Math in Block Play, Pt. 3

posted by David Banzer

In this past 2 posts, I’ve discussed math in block play and we’ve explored the building process of a younger child. In this post, we’ll examine spatial awareness and patterns in block play and examine more block photos of preschool children’s constructions.

What do we see in the following photo that has evidence of mathematical concepts and thinking?

 

From this perspective, we see blocks arranged in horizontal and vertical lines, with a centered block on the top of this structure. We might not see significant evidence of mathematical thinking, however, when we change perspectives, what evidence do we see in the following photo?

 

From this angle, we see that this building has been built using a repeating pattern. Four separate towers are built in the corners to create the larger structure, with a roof built on top. In each tower, there is a repeating pattern of a horizontal block followed by two vertical blocks on each end. This repeating pattern is an intentional building choice, even if the child is unaware of what patterns actually are. A teacher in this situation would use language that focuses on repeating patterns, specifically the repeating AB pattern that this child has created, such as, “You made a pattern! It goes horizontal block, two vertical blocks, horizontal block, two vertical blocks.” This could lead to a discussion of horizontal and vertical as well.

We also see opportunities to discuss and use spatial awareness language. Spatial awareness is mathematical as it provides language that compares two or more objects. The child mentally constructs a set of blocks in relation to each and then uses comparative language to describe the set of blocks. Patterns additionally require children to mentally put objects together in sets to describe how the objects exist in relation to each other. For example, in the repeating pattern construction, for the child to describe the vertical blocks as “on top of” the horizontal block, he would need to mentally put the horizontal and vertical blocks into a set, and then would describe how they are different from each other, and where they physically are in relation to each other. Spatial awareness language includes phrases like on top of, next to, beneath, underneath, above, below, to the right/left of, inside, outside, through, &c. These words and phrases can serve the purpose of linking two or more objects and making a comparison between these objects.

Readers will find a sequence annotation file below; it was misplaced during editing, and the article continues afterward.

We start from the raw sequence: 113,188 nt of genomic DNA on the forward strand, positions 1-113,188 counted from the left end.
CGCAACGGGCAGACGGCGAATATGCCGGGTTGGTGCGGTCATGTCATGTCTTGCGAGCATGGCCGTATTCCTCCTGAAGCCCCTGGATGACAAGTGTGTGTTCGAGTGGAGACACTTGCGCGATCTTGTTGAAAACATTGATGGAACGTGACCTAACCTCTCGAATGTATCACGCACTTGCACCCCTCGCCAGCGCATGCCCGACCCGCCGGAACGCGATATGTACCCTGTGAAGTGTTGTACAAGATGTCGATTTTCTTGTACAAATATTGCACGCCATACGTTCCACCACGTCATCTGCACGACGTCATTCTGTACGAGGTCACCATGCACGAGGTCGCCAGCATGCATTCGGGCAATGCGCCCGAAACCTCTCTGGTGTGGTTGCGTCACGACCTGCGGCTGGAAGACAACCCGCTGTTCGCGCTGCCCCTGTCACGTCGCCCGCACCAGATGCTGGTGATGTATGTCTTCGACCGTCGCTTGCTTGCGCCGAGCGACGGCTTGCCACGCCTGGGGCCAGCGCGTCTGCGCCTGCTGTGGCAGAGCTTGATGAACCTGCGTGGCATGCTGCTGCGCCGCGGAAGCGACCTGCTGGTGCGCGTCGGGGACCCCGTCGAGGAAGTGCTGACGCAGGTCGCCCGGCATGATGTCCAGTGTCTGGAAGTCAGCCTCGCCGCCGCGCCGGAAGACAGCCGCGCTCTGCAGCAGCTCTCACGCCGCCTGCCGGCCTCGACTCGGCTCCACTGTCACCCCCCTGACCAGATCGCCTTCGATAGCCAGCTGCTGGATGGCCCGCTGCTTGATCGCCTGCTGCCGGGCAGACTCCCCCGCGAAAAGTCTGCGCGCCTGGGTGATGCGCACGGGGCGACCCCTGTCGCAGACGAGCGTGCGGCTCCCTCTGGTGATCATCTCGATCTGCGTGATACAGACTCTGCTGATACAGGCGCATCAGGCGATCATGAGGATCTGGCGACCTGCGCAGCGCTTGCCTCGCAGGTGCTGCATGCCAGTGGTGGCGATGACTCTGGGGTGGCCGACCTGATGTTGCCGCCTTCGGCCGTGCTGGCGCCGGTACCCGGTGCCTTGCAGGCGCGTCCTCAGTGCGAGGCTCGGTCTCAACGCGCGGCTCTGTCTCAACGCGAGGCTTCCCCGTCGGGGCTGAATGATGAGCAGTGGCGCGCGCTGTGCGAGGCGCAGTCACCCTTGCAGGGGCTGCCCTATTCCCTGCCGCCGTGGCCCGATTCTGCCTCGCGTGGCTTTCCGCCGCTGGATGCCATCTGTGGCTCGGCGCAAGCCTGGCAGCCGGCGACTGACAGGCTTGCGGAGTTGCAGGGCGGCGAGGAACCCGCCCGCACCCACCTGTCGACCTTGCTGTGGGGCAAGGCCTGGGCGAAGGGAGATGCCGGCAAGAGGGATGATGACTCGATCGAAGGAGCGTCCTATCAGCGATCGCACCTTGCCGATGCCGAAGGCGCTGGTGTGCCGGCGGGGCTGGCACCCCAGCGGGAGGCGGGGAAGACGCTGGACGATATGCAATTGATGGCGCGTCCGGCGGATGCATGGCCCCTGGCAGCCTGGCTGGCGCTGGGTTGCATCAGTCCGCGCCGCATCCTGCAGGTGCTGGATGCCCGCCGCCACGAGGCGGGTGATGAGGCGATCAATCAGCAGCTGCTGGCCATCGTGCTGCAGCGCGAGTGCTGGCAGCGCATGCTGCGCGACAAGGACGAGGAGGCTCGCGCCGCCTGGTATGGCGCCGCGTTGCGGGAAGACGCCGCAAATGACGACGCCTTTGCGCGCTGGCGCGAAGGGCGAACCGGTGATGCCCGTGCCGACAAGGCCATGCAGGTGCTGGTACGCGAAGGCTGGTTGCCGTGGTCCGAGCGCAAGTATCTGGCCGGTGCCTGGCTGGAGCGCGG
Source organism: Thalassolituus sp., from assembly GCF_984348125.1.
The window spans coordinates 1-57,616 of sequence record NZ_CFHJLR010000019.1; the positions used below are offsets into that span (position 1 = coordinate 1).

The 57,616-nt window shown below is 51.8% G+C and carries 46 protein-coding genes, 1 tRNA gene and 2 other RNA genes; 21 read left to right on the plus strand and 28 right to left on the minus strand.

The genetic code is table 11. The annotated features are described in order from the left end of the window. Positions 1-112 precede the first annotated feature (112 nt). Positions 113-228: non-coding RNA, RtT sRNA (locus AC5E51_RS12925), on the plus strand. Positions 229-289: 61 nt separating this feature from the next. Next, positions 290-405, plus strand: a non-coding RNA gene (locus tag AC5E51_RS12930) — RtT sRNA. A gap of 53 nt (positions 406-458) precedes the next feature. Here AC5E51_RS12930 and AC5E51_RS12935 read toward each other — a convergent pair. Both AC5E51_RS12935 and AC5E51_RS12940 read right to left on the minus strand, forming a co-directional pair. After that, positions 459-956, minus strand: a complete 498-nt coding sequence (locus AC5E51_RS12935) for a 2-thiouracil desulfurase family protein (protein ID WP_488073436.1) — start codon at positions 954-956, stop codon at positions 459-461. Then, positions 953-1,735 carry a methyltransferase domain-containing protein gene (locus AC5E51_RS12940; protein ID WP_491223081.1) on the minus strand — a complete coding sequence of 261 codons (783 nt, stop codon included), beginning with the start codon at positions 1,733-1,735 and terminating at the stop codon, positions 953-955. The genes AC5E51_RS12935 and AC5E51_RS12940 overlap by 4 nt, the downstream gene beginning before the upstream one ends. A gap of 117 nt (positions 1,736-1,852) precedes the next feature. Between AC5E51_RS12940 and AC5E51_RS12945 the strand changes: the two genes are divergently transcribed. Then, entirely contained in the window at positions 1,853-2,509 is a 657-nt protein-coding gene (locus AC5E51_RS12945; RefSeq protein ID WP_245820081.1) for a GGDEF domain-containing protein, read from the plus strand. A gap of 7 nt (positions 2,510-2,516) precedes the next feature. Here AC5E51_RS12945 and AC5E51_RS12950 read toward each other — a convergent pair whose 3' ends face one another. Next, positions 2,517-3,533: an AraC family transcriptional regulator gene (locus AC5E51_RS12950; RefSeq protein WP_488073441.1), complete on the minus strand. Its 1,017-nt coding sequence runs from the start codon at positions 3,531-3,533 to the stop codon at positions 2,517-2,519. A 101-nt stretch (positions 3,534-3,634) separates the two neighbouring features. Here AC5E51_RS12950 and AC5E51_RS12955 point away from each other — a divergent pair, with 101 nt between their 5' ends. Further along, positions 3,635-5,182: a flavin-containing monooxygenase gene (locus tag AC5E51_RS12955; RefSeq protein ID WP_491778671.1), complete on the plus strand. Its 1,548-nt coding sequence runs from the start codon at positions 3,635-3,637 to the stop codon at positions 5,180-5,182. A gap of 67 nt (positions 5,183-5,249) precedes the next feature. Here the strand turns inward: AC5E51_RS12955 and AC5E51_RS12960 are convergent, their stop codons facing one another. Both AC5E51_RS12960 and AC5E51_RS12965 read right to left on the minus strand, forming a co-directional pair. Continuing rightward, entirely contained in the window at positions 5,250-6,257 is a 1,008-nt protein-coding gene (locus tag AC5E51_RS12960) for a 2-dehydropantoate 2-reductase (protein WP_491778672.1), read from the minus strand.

What evidence of spatial awareness is there in the following photo?

 

We can guess that this child has created a building, likely an apartment building, where people live. She has created this building using an AB repeating pattern – two cylinder blocks, long rectangular block on top, &c. This pattern repeats for four cycles. In this situation, a teacher would be able to discuss the repeating pattern, using spatial awareness language, such as, “I see that the rectangular block is on top of two cylinders.” She could also ask the child to describe the building using spatial awareness language, such as “How did you create this building?” or “What is below/above the rectangular blocks or cylinders?”